Canadian News Oct 8, 2020 2:50 PM EST

'Not fair game': Plastic industry calls out Trudeau Liberals over labelling of products as 'toxic'

The banned products include "checkout bags, straws, stir packs, six-pack rings, cutlery, and food-ware made from hard-to-recycle plastics."

'Not fair game': Plastic industry calls out Trudeau Liberals over labelling of products as 'toxic'
Noah David Alter Toronto
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A plastic advocacy group has publicly opposed the Liberal government's plan to label single-use plastics as "toxic" in an effort to ban them by 2021, Global News reports.

Environment Minister Jonathan Wilkinson announced on Wednesday a ban on six common single-use plastics used by Canadians. This follows an announcement made by the federal government in 2019 before details of the ban were set in place.

The banned products include "checkout bags, straws, stir packs, six-pack rings, cutlery, and food-ware made from hard-to-recycle plastics," according to the minister.

The ban is part of the Trudeau government's plan to eliminate plastic waste in Canada by 2030. The government insists that all of these to-be-banned products have readily available alternatives.

While the government plans to label these items as "toxic," such a description has attracted criticism from the Chemistry Industry Association of Canada, who insist that the label is false and misleading.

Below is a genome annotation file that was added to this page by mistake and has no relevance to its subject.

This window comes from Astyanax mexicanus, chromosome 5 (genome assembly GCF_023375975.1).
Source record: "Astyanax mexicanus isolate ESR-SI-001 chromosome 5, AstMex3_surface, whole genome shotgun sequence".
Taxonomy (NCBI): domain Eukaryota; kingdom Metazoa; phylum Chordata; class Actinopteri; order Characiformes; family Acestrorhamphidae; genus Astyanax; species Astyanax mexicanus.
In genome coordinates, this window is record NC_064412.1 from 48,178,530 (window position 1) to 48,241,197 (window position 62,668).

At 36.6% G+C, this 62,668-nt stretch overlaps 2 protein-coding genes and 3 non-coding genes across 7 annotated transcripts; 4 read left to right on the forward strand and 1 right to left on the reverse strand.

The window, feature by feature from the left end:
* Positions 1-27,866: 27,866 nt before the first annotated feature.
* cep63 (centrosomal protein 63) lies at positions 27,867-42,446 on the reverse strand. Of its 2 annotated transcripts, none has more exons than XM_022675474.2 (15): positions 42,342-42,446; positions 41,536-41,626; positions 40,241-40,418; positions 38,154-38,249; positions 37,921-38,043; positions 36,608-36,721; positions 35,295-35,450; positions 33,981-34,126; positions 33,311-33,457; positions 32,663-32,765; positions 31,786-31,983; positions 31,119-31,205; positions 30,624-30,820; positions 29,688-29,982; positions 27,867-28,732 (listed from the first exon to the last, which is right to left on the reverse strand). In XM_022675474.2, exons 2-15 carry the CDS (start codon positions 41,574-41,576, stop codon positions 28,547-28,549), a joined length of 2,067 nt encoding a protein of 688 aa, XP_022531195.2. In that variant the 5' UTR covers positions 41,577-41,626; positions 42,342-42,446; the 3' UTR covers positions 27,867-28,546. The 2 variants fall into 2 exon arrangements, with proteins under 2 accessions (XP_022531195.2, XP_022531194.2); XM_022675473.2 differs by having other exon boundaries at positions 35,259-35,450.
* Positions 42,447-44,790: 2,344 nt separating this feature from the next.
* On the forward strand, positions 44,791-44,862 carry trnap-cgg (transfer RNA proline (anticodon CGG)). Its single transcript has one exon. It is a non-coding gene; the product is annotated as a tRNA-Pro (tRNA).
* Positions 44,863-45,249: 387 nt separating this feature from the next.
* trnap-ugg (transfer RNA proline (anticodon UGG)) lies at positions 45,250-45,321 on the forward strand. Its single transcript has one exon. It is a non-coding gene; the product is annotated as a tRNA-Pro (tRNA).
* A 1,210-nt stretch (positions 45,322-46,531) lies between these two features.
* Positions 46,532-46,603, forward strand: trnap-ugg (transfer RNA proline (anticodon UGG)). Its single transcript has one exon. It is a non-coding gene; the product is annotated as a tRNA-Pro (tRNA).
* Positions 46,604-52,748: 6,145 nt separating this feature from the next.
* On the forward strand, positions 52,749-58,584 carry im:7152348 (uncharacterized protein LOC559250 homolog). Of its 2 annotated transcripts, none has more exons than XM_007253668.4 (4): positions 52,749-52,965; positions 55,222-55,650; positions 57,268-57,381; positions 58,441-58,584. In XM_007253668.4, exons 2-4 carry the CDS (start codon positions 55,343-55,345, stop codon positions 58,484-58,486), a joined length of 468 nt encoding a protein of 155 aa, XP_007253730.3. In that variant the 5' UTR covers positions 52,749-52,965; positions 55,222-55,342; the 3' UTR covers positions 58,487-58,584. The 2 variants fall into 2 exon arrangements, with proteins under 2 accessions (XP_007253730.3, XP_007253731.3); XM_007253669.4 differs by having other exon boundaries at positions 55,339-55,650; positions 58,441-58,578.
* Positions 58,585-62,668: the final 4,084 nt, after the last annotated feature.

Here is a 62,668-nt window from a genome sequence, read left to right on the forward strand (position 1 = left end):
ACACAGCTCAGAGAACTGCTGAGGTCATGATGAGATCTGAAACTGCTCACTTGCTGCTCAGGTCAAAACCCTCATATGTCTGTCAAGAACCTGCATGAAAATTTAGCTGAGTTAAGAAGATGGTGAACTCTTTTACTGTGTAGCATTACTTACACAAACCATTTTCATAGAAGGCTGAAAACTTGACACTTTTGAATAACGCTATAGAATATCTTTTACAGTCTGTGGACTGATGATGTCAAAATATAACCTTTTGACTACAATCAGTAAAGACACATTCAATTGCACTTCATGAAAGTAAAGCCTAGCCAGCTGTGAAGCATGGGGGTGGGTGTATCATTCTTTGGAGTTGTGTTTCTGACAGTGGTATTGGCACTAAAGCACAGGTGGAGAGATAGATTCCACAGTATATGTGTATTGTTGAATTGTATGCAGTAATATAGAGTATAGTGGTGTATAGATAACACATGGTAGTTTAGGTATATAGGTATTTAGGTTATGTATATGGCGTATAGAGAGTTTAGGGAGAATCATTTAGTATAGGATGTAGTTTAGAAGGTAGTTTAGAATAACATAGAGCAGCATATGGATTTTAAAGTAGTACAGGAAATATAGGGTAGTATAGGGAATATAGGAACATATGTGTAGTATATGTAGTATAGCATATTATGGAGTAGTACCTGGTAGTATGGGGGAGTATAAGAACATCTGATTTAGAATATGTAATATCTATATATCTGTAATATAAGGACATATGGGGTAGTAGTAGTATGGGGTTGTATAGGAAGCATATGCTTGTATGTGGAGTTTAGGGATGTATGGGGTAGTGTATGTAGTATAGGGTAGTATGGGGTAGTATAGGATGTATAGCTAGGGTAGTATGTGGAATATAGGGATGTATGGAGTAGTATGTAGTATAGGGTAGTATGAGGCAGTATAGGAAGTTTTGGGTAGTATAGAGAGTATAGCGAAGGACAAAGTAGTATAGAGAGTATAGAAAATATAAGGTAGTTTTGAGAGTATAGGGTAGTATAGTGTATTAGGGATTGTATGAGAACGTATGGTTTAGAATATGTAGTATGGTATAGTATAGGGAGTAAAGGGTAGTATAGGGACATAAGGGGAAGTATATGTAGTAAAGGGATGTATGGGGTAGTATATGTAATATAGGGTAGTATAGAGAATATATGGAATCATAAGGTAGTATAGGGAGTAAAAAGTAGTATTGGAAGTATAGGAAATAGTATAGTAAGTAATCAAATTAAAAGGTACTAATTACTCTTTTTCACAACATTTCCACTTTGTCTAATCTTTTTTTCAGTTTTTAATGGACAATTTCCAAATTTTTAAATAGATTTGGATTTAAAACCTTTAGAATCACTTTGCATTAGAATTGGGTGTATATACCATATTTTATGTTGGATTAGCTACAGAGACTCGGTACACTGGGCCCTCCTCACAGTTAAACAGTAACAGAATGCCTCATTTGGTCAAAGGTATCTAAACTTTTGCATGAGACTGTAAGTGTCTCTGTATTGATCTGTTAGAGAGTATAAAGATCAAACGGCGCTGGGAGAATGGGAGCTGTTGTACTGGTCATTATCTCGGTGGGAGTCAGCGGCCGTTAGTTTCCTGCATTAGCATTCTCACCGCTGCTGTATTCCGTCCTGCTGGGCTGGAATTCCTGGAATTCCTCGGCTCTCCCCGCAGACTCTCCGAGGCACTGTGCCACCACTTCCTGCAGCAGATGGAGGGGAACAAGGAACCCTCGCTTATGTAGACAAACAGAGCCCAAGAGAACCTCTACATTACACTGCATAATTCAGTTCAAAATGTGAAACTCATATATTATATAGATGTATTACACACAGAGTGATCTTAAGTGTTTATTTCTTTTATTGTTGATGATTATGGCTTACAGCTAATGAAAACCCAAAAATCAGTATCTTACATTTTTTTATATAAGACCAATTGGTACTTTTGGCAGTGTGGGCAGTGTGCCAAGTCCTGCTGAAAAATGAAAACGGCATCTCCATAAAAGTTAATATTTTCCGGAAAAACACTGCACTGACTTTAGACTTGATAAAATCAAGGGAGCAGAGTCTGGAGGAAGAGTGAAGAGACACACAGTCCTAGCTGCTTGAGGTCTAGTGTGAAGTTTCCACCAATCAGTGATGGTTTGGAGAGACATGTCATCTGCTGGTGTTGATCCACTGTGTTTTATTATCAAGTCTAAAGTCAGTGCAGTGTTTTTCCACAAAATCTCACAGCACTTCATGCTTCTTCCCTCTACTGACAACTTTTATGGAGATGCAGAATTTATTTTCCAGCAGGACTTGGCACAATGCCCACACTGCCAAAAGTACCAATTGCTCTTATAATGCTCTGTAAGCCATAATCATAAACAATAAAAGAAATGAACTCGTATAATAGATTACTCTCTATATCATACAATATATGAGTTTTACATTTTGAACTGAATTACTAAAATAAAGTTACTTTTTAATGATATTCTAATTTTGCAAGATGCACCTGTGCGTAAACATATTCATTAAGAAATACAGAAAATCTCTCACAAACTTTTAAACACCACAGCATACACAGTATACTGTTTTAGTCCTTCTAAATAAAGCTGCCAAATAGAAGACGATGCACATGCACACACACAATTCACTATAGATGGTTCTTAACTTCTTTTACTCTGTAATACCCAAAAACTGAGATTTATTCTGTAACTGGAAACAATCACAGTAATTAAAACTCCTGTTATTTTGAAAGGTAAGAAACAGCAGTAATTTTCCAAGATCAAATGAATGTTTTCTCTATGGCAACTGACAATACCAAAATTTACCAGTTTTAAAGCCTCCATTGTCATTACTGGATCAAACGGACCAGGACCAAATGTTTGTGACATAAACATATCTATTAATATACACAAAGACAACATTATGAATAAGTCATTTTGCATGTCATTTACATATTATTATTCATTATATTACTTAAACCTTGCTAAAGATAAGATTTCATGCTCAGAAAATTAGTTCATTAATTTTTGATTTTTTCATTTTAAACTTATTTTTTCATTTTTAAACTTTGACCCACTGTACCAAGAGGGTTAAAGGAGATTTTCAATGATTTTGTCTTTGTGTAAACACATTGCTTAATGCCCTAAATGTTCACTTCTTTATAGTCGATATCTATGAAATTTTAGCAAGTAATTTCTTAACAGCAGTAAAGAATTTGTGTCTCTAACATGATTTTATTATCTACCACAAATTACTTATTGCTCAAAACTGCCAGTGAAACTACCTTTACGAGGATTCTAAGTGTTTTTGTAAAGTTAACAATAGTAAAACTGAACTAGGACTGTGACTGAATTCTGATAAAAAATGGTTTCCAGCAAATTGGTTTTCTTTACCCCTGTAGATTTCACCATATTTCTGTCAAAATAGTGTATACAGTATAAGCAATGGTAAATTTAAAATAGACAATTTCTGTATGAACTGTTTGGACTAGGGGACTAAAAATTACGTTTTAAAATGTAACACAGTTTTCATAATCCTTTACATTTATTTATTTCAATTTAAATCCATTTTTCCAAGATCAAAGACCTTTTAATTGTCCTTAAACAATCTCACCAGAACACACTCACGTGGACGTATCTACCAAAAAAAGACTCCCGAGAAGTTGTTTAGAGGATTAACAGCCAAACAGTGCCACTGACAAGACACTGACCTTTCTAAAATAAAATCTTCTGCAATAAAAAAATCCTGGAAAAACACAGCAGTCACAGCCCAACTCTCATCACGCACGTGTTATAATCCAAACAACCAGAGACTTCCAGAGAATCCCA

“It’s a criminal-law tool and it’s intended to manage toxic substances,” said Elena Mantagaris, the vice-president of the CIAC's plastics division. She insists that the labelling of plastics as toxic, alongside carbon dioxide, mercury, lead, and other potentially deadly substances, is "not fair game."

Wilkinson has dismissed such complaints as mere semantics, stating that the government can work with the industry on such a matter if it is a "nomenclature issue."

Both the federal government and the CIAC agree that plastics are harmful for the environment. The CIAC, however, believes that more emphasis on recycling, as opposed to an outright ban, would both serve to protect the environment and allow Canadians to continue to make use of such plastics.

A survey conducted by Dalhousie University earlier this year concluded that the majority of Canadians believe that a single-use plastic ban should not come into place until after the COVID-19 pandemic has subsided as many Canadians find themselves more reliant on such products.

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